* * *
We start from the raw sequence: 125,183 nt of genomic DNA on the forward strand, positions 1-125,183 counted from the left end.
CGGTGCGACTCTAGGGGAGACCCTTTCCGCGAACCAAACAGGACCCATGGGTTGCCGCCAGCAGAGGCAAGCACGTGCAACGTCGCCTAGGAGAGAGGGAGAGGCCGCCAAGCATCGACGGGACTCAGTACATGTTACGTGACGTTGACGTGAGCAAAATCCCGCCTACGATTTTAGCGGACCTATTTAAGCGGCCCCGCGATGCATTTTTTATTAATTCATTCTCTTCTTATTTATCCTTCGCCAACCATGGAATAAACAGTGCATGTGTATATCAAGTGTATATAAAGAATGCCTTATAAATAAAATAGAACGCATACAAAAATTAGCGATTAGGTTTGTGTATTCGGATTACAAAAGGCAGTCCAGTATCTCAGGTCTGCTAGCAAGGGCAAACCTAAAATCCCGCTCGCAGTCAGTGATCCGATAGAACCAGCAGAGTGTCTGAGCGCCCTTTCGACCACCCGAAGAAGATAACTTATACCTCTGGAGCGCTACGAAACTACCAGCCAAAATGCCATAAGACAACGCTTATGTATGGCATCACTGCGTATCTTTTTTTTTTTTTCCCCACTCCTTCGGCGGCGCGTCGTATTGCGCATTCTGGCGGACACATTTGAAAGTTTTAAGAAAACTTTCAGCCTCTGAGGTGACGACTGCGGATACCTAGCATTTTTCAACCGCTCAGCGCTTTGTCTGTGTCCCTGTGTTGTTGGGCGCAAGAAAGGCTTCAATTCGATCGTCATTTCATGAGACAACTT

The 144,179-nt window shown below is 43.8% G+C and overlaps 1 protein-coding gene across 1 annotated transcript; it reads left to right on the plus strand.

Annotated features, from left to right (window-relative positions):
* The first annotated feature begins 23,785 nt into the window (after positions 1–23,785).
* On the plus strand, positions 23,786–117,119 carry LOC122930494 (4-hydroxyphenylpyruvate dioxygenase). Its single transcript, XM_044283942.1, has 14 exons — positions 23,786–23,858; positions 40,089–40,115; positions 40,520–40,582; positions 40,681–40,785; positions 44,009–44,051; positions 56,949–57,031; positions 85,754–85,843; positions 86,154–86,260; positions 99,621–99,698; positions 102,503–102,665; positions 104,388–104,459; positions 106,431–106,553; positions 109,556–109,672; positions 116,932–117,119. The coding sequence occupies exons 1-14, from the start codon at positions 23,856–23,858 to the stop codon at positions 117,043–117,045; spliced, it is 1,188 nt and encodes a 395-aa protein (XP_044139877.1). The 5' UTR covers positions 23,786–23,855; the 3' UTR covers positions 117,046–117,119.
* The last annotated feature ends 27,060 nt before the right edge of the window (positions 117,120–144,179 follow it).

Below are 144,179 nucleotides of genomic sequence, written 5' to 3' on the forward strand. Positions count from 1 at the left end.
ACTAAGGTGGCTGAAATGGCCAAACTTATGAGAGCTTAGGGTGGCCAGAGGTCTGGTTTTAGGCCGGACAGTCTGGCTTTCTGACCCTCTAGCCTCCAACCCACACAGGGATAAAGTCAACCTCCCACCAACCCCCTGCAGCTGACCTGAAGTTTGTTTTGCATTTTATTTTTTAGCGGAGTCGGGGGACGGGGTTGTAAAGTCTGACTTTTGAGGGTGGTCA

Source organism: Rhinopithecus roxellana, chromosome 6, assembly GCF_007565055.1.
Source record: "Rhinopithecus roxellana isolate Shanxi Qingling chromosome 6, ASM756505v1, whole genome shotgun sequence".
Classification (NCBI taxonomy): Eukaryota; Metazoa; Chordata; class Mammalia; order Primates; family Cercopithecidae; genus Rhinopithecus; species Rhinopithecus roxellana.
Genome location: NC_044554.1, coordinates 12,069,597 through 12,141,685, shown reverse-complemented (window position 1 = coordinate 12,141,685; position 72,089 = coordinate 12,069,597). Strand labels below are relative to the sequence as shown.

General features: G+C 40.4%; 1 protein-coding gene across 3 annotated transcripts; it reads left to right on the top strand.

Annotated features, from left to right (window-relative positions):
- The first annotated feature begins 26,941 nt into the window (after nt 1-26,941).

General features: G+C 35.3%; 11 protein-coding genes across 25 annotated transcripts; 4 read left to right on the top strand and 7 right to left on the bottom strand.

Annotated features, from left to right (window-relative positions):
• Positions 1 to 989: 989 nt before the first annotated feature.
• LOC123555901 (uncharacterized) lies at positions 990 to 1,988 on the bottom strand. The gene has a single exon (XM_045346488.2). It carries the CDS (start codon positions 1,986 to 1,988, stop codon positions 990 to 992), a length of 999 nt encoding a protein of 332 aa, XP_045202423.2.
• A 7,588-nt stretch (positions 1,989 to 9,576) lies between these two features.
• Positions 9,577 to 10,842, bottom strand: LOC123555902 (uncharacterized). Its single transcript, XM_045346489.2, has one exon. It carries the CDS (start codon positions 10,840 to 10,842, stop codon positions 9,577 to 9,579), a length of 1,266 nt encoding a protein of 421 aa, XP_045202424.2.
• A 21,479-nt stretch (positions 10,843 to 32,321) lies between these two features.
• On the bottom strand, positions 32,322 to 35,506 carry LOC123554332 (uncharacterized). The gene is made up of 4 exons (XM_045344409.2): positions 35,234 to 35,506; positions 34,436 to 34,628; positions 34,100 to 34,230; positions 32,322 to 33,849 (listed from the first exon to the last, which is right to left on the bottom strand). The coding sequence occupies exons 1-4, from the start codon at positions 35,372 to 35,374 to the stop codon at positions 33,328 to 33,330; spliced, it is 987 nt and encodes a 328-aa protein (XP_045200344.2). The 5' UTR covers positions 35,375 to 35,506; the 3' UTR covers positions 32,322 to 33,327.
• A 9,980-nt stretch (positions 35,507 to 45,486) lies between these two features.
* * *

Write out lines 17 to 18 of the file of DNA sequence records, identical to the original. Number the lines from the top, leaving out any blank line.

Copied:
General features: G+C 35.3%; 11 protein-coding genes across 25 annotated transcripts; 4 read left to right on the top strand and 7 right to left on the bottom strand.

Annotated features, from left to right (window-relative positions):